Florida mass shooting is 18th school shooting of the year in US
A former student armed with an assault-style rifle went on a shooting spree at a high school in Florida, killing at least 17 people and injuring more than a dozen others, including an Indian-American student
Police vehicles block the road to Marjory Stoneman Douglas High School in Parkland, Florida, following a shooting that killed 17 people on February 14, 2018 in Parkland, Florida. A former student armed with an AR-15 rifle opened fire at a Florida high school, killing at least 17 people, officials said, in a harrowing shooting spree that saw terrified students hiding in closets and under desks as they texted for help. Broward County Sheriff Scott Israel identified the gunman as Nikolas Cruz, 19, a former student at Marjory Stoneman Douglas High School in Parkland who had been expelled for "disciplinary reasons." Pic/AFP
A former student armed with an assault-style rifle went on a shooting spree at a high school in Florida, killing at least 17 people and injuring more than a dozen others, including an Indian-American student, in one of the deadliest mass shootings in the US.
The mass shooting, said to be 18th school shooting of the year, has rekindled the debate on the controversial gun control legislation in the US.
Florida Senator Chris Murphy termed it as "a horrific scene" playing out at a high school in South Florida.
Murphy rued at the incident, claiming it was a fallout of "our inaction".
"This happens nowhere else other than the United States of America...It only happens here not because of coincidence, not because of bad luck, but as a consequence of our inaction. We are responsible for a level of mass atrocity that happens in this country with zero parallel anywhere else," Murphy said.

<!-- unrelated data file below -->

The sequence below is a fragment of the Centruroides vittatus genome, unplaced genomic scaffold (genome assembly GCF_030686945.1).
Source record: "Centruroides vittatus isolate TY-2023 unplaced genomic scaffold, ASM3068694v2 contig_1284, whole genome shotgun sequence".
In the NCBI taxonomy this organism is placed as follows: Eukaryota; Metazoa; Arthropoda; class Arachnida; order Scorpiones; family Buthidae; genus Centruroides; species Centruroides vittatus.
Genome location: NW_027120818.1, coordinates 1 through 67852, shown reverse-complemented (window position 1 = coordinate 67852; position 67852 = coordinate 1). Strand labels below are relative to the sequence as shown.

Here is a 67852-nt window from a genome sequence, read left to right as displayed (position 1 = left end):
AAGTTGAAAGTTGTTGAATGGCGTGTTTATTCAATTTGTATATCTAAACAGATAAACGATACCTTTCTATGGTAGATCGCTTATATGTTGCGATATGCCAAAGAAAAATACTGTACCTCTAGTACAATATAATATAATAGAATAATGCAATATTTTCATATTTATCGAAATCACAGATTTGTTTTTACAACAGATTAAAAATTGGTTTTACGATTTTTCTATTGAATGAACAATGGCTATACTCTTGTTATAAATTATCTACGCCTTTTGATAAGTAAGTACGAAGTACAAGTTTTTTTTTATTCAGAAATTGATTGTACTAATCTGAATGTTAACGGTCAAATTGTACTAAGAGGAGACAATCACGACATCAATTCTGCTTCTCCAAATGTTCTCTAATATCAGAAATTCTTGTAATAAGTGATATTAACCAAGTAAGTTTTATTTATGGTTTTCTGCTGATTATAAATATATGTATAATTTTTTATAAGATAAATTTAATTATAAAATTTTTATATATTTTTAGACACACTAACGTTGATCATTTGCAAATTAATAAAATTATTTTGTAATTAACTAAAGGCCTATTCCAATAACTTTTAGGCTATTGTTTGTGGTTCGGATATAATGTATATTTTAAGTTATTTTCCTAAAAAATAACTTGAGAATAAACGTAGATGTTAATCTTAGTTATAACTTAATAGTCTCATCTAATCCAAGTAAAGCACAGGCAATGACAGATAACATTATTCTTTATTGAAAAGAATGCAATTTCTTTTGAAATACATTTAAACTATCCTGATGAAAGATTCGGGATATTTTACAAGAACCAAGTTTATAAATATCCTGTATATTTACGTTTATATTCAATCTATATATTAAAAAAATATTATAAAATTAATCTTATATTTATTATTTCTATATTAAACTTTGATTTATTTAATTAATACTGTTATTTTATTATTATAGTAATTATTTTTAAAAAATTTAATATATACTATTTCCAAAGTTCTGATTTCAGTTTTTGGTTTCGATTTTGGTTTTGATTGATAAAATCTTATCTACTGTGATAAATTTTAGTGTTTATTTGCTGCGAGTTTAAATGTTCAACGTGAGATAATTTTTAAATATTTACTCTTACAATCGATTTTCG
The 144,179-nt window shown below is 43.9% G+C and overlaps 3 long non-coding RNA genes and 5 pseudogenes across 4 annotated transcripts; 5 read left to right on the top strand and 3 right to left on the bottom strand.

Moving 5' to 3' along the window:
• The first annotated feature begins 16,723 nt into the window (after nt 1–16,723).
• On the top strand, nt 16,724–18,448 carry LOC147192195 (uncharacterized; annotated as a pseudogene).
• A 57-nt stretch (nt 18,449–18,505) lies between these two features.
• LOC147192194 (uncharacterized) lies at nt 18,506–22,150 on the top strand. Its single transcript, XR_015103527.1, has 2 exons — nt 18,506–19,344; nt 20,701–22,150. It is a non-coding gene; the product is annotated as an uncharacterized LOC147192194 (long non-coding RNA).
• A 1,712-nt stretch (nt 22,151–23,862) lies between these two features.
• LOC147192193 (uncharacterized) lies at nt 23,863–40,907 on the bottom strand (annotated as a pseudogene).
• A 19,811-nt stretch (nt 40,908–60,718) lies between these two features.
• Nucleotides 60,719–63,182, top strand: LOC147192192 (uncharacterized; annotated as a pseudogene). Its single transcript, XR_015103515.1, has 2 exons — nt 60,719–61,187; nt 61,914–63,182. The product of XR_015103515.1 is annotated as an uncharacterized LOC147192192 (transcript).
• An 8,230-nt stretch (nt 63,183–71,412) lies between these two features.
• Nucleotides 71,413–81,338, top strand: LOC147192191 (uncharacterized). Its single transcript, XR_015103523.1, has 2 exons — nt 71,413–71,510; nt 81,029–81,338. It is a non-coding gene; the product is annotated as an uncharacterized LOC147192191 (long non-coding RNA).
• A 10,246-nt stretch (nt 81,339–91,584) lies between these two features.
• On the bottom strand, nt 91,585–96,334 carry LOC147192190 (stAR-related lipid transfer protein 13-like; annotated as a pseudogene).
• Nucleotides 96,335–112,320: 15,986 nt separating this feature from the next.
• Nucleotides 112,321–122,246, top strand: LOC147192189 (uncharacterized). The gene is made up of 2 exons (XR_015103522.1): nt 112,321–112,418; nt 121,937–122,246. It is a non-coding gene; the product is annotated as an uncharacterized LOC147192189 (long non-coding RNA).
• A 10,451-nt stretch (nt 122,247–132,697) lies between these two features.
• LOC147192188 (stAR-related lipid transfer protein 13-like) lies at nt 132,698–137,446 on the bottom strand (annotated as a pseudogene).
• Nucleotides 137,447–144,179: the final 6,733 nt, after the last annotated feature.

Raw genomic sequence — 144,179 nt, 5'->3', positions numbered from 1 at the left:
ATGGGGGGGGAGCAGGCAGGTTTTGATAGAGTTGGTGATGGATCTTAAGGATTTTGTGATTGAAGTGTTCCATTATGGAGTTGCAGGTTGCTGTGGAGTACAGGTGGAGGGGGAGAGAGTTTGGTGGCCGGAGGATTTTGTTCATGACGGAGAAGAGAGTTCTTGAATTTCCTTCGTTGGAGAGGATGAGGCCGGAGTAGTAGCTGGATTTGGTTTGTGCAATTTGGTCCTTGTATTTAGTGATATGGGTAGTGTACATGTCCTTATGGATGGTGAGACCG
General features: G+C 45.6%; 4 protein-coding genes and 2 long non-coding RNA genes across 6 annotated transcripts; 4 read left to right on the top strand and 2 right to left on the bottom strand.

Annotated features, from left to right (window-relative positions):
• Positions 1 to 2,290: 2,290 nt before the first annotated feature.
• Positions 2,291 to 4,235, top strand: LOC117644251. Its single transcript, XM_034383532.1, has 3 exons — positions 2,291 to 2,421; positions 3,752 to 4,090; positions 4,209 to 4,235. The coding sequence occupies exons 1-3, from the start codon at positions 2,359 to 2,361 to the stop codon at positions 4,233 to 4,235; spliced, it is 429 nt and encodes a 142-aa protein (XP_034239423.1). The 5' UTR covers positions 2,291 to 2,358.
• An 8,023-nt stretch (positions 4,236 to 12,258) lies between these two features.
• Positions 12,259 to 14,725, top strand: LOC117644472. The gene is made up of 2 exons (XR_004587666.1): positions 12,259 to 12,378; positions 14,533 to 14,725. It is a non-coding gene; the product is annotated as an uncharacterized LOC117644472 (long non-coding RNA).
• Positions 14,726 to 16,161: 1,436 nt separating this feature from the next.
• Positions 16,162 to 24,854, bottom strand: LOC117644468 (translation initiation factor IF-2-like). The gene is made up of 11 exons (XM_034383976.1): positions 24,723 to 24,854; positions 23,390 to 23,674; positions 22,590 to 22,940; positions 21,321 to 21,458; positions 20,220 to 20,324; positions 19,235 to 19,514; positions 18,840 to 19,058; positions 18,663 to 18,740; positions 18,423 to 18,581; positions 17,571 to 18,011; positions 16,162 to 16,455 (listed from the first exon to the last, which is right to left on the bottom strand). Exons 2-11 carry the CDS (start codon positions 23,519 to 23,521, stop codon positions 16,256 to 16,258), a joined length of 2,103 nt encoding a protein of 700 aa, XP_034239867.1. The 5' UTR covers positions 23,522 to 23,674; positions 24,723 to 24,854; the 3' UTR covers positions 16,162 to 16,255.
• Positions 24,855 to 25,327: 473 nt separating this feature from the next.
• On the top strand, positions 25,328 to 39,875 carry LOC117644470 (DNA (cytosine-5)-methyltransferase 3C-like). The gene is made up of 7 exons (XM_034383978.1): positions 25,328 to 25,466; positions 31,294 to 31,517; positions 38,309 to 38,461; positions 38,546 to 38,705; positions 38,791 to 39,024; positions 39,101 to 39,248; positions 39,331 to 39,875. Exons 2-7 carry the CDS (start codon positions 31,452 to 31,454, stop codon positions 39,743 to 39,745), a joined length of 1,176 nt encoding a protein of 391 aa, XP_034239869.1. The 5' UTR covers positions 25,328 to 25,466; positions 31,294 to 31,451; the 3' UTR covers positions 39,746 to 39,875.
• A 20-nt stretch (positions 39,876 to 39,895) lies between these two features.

Every day in this country, 46 children are shot, said Congressman Donald M Payne. "Every day in this country, seven children die from gun violence. Those statistics do not occur in any other high-income country on this planet," he said, urging the members of the US Congress to use their "power to make the world safer for all children."
"The motives behind the tragic shooting today remain a mystery, but one thing is certain -- the loss of innocent life at the hands of a merciless gunman is heinous and despicable," said Congressman Peter Roskam.
Democratic Leader Nancy Pelosi said another American community is reeling from the horror of gun violence, perpetrated against innocent school children.
"Too many families have lost someone to the senseless epidemic of gun violence. Congress has a moral responsibility to take common-sense action to prevent the daily tragedy of gun violence in communities across America. Enough is enough," Pelosi said.
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